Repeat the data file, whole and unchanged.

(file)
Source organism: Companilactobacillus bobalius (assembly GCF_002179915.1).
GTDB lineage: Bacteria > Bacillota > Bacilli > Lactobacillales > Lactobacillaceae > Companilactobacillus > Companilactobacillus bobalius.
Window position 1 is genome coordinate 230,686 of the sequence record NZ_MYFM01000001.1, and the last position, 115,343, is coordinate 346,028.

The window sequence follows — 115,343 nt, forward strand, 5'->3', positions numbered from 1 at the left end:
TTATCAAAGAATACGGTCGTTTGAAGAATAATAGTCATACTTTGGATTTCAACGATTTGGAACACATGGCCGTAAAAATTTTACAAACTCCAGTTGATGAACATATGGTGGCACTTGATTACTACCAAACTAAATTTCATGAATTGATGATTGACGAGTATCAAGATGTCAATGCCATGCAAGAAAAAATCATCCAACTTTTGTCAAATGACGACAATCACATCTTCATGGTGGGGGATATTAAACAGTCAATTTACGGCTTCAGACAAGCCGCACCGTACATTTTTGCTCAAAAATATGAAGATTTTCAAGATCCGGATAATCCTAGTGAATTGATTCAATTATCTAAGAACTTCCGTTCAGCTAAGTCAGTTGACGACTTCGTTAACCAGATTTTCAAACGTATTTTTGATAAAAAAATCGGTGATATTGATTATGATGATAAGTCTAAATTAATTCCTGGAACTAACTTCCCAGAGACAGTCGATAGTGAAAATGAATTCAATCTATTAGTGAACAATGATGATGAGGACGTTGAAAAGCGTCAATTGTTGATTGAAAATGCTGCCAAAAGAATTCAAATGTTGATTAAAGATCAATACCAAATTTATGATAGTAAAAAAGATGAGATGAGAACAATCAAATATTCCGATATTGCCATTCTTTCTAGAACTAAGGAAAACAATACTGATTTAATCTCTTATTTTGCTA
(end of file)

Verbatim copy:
Source organism: Companilactobacillus bobalius (assembly GCF_002179915.1).
GTDB lineage: Bacteria > Bacillota > Bacilli > Lactobacillales > Lactobacillaceae > Companilactobacillus > Companilactobacillus bobalius.
Window position 1 is genome coordinate 230,686 of the sequence record NZ_MYFM01000001.1, and the last position, 115,343, is coordinate 346,028.

The window sequence follows — 115,343 nt, forward strand, 5'->3', positions numbered from 1 at the left end:
TTATCAAAGAATACGGTCGTTTGAAGAATAATAGTCATACTTTGGATTTCAACGATTTGGAACACATGGCCGTAAAAATTTTACAAACTCCAGTTGATGAACATATGGTGGCACTTGATTACTACCAAACTAAATTTCATGAATTGATGATTGACGAGTATCAAGATGTCAATGCCATGCAAGAAAAAATCATCCAACTTTTGTCAAATGACGACAATCACATCTTCATGGTGGGGGATATTAAACAGTCAATTTACGGCTTCAGACAAGCCGCACCGTACATTTTTGCTCAAAAATATGAAGATTTTCAAGATCCGGATAATCCTAGTGAATTGATTCAATTATCTAAGAACTTCCGTTCAGCTAAGTCAGTTGACGACTTCGTTAACCAGATTTTCAAACGTATTTTTGATAAAAAAATCGGTGATATTGATTATGATGATAAGTCTAAATTAATTCCTGGAACTAACTTCCCAGAGACAGTCGATAGTGAAAATGAATTCAATCTATTAGTGAACAATGATGATGAGGACGTTGAAAAGCGTCAATTGTTGATTGAAAATGCTGCCAAAAGAATTCAAATGTTGATTAAAGATCAATACCAAATTTATGATAGTAAAAAAGATGAGATGAGAACAATCAAATATTCCGATATTGCCATTCTTTCTAGAACTAAGGAAAACAATACTGATTTAATCTCTTATTTTGCTA